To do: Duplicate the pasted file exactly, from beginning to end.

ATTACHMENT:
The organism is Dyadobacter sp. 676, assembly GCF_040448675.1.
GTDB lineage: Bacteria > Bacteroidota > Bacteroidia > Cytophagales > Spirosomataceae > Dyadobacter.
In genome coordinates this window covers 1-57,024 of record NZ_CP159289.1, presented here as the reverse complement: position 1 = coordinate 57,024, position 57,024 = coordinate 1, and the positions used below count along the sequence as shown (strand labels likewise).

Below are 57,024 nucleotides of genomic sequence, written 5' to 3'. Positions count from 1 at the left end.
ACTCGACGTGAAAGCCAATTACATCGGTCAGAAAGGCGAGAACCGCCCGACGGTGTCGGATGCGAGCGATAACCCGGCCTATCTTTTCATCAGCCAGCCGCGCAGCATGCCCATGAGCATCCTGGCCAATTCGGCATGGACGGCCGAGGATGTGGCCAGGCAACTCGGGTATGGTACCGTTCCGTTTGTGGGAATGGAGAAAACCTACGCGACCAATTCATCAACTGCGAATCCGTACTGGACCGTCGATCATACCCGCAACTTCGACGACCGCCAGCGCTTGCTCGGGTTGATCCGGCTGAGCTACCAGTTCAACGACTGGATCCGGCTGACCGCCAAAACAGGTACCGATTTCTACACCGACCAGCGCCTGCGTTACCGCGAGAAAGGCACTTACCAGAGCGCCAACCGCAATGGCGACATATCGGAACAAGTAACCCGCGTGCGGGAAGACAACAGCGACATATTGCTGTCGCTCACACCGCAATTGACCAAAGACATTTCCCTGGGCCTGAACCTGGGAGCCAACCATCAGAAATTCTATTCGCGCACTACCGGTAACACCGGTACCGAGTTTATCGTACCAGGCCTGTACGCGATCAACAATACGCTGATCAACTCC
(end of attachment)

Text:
The organism is Dyadobacter sp. 676, assembly GCF_040448675.1.
GTDB lineage: Bacteria > Bacteroidota > Bacteroidia > Cytophagales > Spirosomataceae > Dyadobacter.
In genome coordinates this window covers 1-57,024 of record NZ_CP159289.1, presented here as the reverse complement: position 1 = coordinate 57,024, position 57,024 = coordinate 1, and the positions used below count along the sequence as shown (strand labels likewise).

Below are 57,024 nucleotides of genomic sequence, written 5' to 3'. Positions count from 1 at the left end.
ACTCGACGTGAAAGCCAATTACATCGGTCAGAAAGGCGAGAACCGCCCGACGGTGTCGGATGCGAGCGATAACCCGGCCTATCTTTTCATCAGCCAGCCGCGCAGCATGCCCATGAGCATCCTGGCCAATTCGGCATGGACGGCCGAGGATGTGGCCAGGCAACTCGGGTATGGTACCGTTCCGTTTGTGGGAATGGAGAAAACCTACGCGACCAATTCATCAACTGCGAATCCGTACTGGACCGTCGATCATACCCGCAACTTCGACGACCGCCAGCGCTTGCTCGGGTTGATCCGGCTGAGCTACCAGTTCAACGACTGGATCCGGCTGACCGCCAAAACAGGTACCGATTTCTACACCGACCAGCGCCTGCGTTACCGCGAGAAAGGCACTTACCAGAGCGCCAACCGCAATGGCGACATATCGGAACAAGTAACCCGCGTGCGGGAAGACAACAGCGACATATTGCTGTCGCTCACACCGCAATTGACCAAAGACATTTCCCTGGGCCTGAACCTGGGAGCCAACCATCAGAAATTCTATTCGCGCACTACCGGTAACACCGGTACCGAGTTTATCGTACCAGGCCTGTACGCGATCAACAATACGCTGATCAACTCC